11. (1985). Command Responsibility and a Case Study of the Criminal Responsibility of Israeli Military Commanders for the Pgrom at Shatila and Sabra’,
  12. (2003). Command Responsibility and Superior Orders in the Twentieth Century- A Century of Evolution’,
  13. (1999). Command Responsibility for War Crimes’,
  14. Command Responsibility in the Former Yugoslavia: The Chances for Successful
  15. (1994). Command Responsibility in the Former Yugoslavia: the Chances for Successful Prosecution’,
  16. (2002). Command Responsibility---A New Basis of Criminal Liability in English Law?’,
  17. (2000). Commanders on Trial: The Blaskic Case and the Doctrine of Command Responsibility under International Law’, doi
  18. (1920). Commission on the Responsibility of the Authors of the War and on Enforcement of Penalties', doi
  19. (1999). Contemporary Law of Superior Responsibility’, doi
  20. (1996). Conundrums of Armed conflict: Criminal Defenses to Violations of the Humanitarian law of War',
  21. (1996). Conundrums of Armed Conflict: Criminal Offences to Violations of the Humanitarian Law of War’,
  22. (1914). Convention on the Suppression and Punishment of the Crime of Apartheid The doi
  23. Criminal Liability for the Actions of Subordinates ---the
  24. (2003). Defence of Superior Orders Before Military Commissions’,
  25. (1999). Evolution of the Command Responsibility Doctrine in Light of the Celebici Decision of the International Criminal Tribunal for the Former Yugoslavia’,
  26. (2000). Failure to Halt, Prevent or Punish: The Doctrine of Command Responsibility for War Crimes’,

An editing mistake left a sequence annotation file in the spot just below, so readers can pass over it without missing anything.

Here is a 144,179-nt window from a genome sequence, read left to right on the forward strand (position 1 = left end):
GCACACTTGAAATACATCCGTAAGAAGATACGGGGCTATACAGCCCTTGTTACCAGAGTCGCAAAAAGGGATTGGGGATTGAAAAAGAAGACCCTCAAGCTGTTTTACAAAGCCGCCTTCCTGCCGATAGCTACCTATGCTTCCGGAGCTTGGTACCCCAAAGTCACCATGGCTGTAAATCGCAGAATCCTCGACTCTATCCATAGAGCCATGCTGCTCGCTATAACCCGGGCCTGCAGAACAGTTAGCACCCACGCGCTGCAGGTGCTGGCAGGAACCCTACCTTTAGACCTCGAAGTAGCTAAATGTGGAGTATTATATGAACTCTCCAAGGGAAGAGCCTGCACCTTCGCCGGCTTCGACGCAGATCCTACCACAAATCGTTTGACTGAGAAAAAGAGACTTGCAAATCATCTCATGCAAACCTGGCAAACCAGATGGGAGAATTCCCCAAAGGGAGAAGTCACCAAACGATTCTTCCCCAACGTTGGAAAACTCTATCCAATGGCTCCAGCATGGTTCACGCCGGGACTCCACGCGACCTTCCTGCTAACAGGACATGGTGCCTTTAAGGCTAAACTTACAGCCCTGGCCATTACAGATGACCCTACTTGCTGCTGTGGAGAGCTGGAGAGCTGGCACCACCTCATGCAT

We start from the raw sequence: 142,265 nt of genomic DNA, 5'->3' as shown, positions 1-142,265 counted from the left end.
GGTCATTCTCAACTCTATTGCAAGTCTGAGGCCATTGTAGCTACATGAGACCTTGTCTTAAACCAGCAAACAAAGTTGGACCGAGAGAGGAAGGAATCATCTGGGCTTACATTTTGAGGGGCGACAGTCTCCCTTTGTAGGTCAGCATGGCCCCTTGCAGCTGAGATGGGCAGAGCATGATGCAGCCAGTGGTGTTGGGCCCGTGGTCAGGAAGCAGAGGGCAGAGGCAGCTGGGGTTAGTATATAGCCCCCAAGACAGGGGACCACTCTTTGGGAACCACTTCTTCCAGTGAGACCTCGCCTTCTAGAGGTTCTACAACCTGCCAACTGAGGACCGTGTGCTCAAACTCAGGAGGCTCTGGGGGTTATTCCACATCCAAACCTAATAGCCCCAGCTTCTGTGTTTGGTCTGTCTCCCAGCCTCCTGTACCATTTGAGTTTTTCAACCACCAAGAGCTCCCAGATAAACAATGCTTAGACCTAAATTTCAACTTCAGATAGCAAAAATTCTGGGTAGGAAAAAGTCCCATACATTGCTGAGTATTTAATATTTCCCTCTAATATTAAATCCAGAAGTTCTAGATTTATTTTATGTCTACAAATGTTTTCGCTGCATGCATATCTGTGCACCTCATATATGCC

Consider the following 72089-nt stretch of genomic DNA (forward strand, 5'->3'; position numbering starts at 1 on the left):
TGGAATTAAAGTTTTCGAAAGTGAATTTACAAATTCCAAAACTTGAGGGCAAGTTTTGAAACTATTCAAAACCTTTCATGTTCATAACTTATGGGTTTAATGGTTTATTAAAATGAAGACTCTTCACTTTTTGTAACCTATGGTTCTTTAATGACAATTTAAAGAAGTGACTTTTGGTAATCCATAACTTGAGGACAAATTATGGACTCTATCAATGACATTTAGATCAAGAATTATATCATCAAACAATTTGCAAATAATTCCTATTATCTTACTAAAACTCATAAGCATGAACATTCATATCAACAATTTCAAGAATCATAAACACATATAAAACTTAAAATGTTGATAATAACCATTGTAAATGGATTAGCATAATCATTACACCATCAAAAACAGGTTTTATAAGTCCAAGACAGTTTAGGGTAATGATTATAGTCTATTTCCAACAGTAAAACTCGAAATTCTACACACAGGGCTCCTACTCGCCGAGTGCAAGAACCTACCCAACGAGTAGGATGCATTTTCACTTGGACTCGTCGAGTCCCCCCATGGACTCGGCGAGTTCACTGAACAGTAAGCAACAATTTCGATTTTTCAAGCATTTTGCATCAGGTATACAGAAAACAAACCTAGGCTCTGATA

27. (2001). Farhad Malekian, “International Criminal Responsibility”, doi
  28. (1997). Fifth Report on the draft Code of Offences against the Peace and Security of Mankind’,
  29. (1948). Genocide Convention, Prepared by the Ad Hoc Committee of the Economic and Social council (ECOSOC), meeting between April 5,
  30. High Command Case: A Study
  31. (1995). Hostage or Prisoners of War’,
  32. Humanitarian law: doi
  33. (2001). Humanitarian Law: The Uncertain Contours of Command Responsibility’,
  34. (1950). ii Yearbook of the ILC 374-375 Table of cases Att’y Gen. Of Isr.
  35. (2002). Ilias, Principles of Direct and Superior Responsibility in International Humanitarian Law, doi
  36. (1971). in Trials of War Criminals,
  37. (1995). Leslie,Command Responsibility in International Humanitarian Law’, doi
  38. (1993). Mistakenly Obeying Unlawful Superior Orders’,
  39. Obedience of Orders and the Law of War: doi
  40. (2000). Obedience of Orders and the Law of War: Judicial Application in American Forums’,
  41. (1998). Obeying Orders: Atrocity, Military Discipline, and the Law of War’, doi
  42. (1994). Obstacles to the Creation of a Permanent War Crimes Tribunal’,
  43. (1948). of the Laws of War,
  44. (2000). of the Nuremberg Principles provided that defence of superior orders is not available if moral choice was possible. However, the principles did not mention superior responsibility issues.